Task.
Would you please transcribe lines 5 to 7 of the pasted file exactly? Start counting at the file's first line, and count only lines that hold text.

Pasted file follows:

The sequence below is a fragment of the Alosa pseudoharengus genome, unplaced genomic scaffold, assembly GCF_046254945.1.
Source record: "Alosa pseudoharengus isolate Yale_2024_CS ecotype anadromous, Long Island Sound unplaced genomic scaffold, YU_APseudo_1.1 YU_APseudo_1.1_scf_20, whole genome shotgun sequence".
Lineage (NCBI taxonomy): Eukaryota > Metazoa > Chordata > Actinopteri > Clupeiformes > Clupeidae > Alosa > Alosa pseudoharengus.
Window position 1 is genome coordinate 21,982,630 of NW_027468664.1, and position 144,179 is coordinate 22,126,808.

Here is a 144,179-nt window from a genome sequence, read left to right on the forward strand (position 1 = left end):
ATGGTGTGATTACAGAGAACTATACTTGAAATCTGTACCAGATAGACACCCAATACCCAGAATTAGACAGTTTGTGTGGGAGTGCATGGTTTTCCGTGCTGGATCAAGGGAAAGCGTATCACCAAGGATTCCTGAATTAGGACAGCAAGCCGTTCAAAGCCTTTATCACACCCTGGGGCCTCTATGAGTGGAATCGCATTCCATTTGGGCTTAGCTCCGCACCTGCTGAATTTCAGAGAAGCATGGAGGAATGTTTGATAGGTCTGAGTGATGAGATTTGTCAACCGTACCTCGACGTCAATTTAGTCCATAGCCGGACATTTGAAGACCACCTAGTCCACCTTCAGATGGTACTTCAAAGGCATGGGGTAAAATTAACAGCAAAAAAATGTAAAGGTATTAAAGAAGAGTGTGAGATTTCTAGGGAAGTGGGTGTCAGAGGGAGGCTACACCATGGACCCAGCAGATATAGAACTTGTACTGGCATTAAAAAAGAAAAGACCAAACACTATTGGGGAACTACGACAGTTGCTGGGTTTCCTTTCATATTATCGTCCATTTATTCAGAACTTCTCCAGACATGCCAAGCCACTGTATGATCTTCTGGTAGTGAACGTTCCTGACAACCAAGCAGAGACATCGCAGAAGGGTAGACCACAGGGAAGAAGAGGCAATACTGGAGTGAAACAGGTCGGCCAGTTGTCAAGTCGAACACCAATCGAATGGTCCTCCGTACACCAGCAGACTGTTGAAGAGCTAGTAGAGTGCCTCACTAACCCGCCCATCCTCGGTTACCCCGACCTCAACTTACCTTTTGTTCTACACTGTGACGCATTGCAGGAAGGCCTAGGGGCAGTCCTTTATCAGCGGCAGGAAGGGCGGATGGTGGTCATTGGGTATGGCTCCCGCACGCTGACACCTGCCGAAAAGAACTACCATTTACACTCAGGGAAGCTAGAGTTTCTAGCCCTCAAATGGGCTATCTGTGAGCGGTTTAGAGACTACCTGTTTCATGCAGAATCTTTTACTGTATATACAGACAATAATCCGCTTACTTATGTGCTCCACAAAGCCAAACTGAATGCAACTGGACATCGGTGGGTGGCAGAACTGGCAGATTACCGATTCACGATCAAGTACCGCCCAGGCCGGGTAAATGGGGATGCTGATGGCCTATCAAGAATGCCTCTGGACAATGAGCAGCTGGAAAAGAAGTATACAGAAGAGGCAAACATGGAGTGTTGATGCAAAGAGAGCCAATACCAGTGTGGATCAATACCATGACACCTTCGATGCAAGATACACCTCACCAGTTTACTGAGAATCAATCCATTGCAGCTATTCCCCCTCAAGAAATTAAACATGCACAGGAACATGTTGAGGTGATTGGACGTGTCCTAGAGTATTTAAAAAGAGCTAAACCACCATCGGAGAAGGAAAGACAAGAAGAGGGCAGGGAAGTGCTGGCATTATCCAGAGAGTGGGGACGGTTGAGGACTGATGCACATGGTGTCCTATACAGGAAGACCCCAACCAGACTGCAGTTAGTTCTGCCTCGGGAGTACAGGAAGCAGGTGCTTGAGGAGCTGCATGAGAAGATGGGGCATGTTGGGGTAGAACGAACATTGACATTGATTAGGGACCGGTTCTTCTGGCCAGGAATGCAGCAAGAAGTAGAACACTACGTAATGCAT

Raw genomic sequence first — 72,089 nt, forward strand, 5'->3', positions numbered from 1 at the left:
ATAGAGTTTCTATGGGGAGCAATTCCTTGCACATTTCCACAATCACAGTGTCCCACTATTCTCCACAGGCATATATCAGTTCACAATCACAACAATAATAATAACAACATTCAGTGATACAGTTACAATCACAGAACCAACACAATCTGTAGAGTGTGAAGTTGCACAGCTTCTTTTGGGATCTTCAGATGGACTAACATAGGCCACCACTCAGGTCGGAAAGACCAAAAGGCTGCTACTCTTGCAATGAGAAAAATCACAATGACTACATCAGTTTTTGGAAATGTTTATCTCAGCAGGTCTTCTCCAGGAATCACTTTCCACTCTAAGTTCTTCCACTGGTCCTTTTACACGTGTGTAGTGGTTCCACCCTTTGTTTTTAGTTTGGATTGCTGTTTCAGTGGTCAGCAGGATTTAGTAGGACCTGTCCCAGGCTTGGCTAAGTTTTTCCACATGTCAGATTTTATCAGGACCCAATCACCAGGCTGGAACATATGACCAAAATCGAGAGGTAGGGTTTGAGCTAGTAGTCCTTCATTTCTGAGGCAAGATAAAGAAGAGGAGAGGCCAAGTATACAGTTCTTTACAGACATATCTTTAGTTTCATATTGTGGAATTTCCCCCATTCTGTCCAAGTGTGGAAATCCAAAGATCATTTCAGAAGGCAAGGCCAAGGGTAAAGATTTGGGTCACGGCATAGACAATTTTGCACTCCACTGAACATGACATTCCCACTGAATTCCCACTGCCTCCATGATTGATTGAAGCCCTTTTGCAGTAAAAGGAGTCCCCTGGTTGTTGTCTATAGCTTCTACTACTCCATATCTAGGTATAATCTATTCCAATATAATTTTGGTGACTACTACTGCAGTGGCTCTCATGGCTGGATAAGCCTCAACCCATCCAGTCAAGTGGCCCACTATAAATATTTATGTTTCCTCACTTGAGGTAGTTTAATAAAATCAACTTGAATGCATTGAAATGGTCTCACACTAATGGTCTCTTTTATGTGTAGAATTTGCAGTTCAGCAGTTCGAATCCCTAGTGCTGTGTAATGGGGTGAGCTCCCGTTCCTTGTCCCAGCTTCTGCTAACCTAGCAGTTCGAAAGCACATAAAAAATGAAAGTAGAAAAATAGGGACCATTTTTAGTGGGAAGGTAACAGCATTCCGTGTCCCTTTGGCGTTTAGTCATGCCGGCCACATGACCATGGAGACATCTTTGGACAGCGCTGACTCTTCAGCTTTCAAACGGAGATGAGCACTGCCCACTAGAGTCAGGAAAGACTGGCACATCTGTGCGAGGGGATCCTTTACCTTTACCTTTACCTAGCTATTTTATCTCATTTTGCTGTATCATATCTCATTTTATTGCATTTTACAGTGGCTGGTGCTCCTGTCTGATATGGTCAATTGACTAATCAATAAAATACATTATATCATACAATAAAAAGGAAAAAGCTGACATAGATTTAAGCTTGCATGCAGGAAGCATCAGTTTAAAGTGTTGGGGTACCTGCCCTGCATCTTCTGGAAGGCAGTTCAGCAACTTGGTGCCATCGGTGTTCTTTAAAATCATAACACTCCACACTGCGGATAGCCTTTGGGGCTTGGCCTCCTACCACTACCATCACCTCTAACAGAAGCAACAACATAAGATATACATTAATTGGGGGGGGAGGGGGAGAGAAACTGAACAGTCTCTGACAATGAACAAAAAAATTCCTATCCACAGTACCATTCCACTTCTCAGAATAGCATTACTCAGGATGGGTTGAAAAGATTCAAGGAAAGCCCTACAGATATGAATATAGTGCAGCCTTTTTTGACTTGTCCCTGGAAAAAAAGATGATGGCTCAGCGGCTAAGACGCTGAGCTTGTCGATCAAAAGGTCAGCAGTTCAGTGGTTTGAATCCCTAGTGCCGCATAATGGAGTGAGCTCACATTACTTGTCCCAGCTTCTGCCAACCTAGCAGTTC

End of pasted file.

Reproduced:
Here is a 144,179-nt window from a genome sequence, read left to right on the forward strand (position 1 = left end):
ATGGTGTGATTACAGAGAACTATACTTGAAATCTGTACCAGATAGACACCCAATACCCAGAATTAGACAGTTTGTGTGGGAGTGCATGGTTTTCCGTGCTGGATCAAGGGAAAGCGTATCACCAAGGATTCCTGAATTAGGACAGCAAGCCGTTCAAAGCCTTTATCACACCCTGGGGCCTCTATGAGTGGAATCGCATTCCATTTGGGCTTAGCTCCGCACCTGCTGAATTTCAGAGAAGCATGGAGGAATGTTTGATAGGTCTGAGTGATGAGATTTGTCAACCGTACCTCGACGTCAATTTAGTCCATAGCCGGACATTTGAAGACCACCTAGTCCACCTTCAGATGGTACTTCAAAGGCATGGGGTAAAATTAACAGCAAAAAAATGTAAAGGTATTAAAGAAGAGTGTGAGATTTCTAGGGAAGTGGGTGTCAGAGGGAGGCTACACCATGGACCCAGCAGATATAGAACTTGTACTGGCATTAAAAAAGAAAAGACCAAACACTATTGGGGAACTACGACAGTTGCTGGGTTTCCTTTCATATTATCGTCCATTTATTCAGAACTTCTCCAGACATGCCAAGCCACTGTATGATCTTCTGGTAGTGAACGTTCCTGACAACCAAGCAGAGACATCGCAGAAGGGTAGACCACAGGGAAGAAGAGGCAATACTGGAGTGAAACAGGTCGGCCAGTTGTCAAGTCGAACACCAATCGAATGGTCCTCCGTACACCAGCAGACTGTTGAAGAGCTAGTAGAGTGCCTCACTAACCCGCCCATCCTCGGTTACCCCGACCTCAACTTACCTTTTGTTCTACACTGTGACGCATTGCAGGAAGGCCTAGGGGCAGTCCTTTATCAGCGGCAGGAAGGGCGGATGGTGGTCATTGGGTATGGCTCCCGCACGCTGACACCTGCCGAAAAGAACTACCATTTACACTCAGGGAAGCTAGAGTTTCTAGCCCTCAAATGGGCTATCTGTGAGCGGTTTAGAGACTACCTGTTTCATGCAGAATCTTTTACTGTATATACAGACAATAATCCGCTTACTTATGTGCTCCACAAAGCCAAACTGAATGCAACTGGACATCGGTGGGTGGCAGAACTGGCAGATTACCGATTCACGATCAAGTACCGCCCAGGCCGGGTAAATGGGGATGCTGATGGCCTATCAAGAATGCCTCTGGACAATGAGCAGCTGGAAAAGAAGTATACAGAAGAGGCAAACATGGAGTGTTGATGCAAAGAGAGCCAATACCAGTGTGGATCAATACCATGACACCTTCGATGCAAGATACACCTCACCAGTTTACTGAGAATCAATCCATTGCAGCTATTCCCCCTCAAGAAATTAAACATGCACAGGAACATGTTGAGGTGATTGGACGTGTCCTAGAGTATTTAAAAAGAGCTAAACCACCATCGGAGAAGGAAAGACAAGAAGAGGGCAGGGAAGTGCTGGCATTATCCAGAGAGTGGGGACGGTTGAGGACTGATGCACATGGTGTCCTATACAGGAAGACCCCAACCAGACTGCAGTTAGTTCTGCCTCGGGAGTACAGGAAGCAGGTGCTTGAGGAGCTGCATGAGAAGATGGGGCATGTTGGGGTAGAACGAACATTGACATTGATTAGGGACCGGTTCTTCTGGCCAGGAATGCAGCAAGAAGTAGAACACTACGTAATGCAT

Raw genomic sequence first — 72,089 nt, forward strand, 5'->3', positions numbered from 1 at the left: